The low mortgage rate environment of recent years has created a refinancing bonanza, giving millions of consumers a chance at a"do-over" on their mortgage loans. However, even with low mortgage rates, homeowners should take care to make sure that loan refinancing works to their advantage.
On the surface, the refinancing proposition seems compelling, as the past decade has seen 30-year fixed mortgage rates drop from around 6 percent to 4 percent. Still, it takes more than lower interest rates to make refinancing work. The obvious hurdle that refinancing has to clear is the upfront closing costs, but it is the potential back-end cost of refinancing that can really neutralize the benefit of lower interest rates.
Why re-starting amortization can cost you
Mortgage loans are designed to be repaid over a set number of years, and when you refinance, it can restart the countdown to paying off your loan. Restarting the amortization of loan principal can be costly for the following reasons:
- Interest dominates early payments. A typical fixed-rate mortgage is designed to have uniform monthly payments throughout its term. However, while the amount of the payments might be consistent, a closer look reveals that the nature of those payments changes drastically over the course of the loan. Because the remaining mortgage balance is bigger in the early years of the loan than in the later years, you pay more interest on the balance in those early years. Thus, the early payments on a mortgage are predominantly interest payments, while the later payments are predominantly principal. When you refinance in the early years of a mortgage, you are essentially forfeiting most of the payments you have already made, because they have probably done relatively little to reduce your principal.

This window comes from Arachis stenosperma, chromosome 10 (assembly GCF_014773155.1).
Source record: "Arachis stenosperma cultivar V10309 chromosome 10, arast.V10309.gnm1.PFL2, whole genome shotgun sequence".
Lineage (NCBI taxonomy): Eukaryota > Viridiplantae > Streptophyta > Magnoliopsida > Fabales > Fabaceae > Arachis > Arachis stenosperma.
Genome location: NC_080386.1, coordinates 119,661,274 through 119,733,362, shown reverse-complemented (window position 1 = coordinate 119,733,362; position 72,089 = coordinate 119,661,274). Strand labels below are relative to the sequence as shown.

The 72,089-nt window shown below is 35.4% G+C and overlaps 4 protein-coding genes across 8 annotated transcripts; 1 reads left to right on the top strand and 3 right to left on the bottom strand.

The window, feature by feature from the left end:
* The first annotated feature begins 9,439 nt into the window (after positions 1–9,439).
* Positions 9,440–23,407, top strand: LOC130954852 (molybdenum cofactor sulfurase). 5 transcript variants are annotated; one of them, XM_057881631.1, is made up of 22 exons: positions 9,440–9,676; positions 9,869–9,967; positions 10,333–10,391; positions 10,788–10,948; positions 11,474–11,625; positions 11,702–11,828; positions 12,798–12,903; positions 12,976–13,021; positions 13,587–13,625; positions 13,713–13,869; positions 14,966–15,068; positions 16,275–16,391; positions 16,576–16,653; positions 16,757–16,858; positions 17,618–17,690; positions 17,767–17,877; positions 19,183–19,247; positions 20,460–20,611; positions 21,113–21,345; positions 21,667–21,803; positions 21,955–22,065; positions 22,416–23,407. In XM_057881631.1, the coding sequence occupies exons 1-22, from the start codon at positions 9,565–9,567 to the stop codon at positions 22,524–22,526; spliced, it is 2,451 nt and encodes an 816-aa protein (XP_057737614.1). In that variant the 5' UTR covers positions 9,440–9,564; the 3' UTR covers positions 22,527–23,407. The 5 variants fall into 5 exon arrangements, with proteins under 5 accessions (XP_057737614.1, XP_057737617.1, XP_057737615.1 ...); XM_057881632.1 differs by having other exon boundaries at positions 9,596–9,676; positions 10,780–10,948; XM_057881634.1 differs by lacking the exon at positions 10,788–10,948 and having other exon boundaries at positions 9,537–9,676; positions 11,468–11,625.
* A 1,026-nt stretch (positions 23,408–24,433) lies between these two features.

- You may have created a 35-year mortgage. If interest rates fall and you replace one 30-year mortgage with another 30-year mortgage after five years, you are likely to reduce your monthly payments. However, you might also have signed on to paying interest for an extra five years - effectively, you have created a 35-year mortgage. It is very important to look at the total interest expense of a potential refinance loan to make sure you come out ahead in the long run, not just initially.
These realities do not mean that refinancing is a bad deal, but simply that you have to look for ways to reduce the long-term borrowing cost rather than just reducing immediate payments.
Two ways to enhance the long-term benefits of refinancing are outlined below.
- Find a better-fit mortgage. Thirty-year mortgages may be the norm, but don't feel boxed in by that. Work with lenders to find loan terms that fit better with the remaining years on your mortgage rather than simply matching its original length.
- Accelerate payments. If you can't find a new loan that's a good fit with the remaining years on your mortgage, you can approximate the same thing by making accelerated payments on a longer loan. Just make sure doing this does not subject you to any pre-payment penalties.
Lower interest rates have created a terrific refinancing opportunity, and understanding the impact of refinancing on amortization can help you make the most of that opportunity.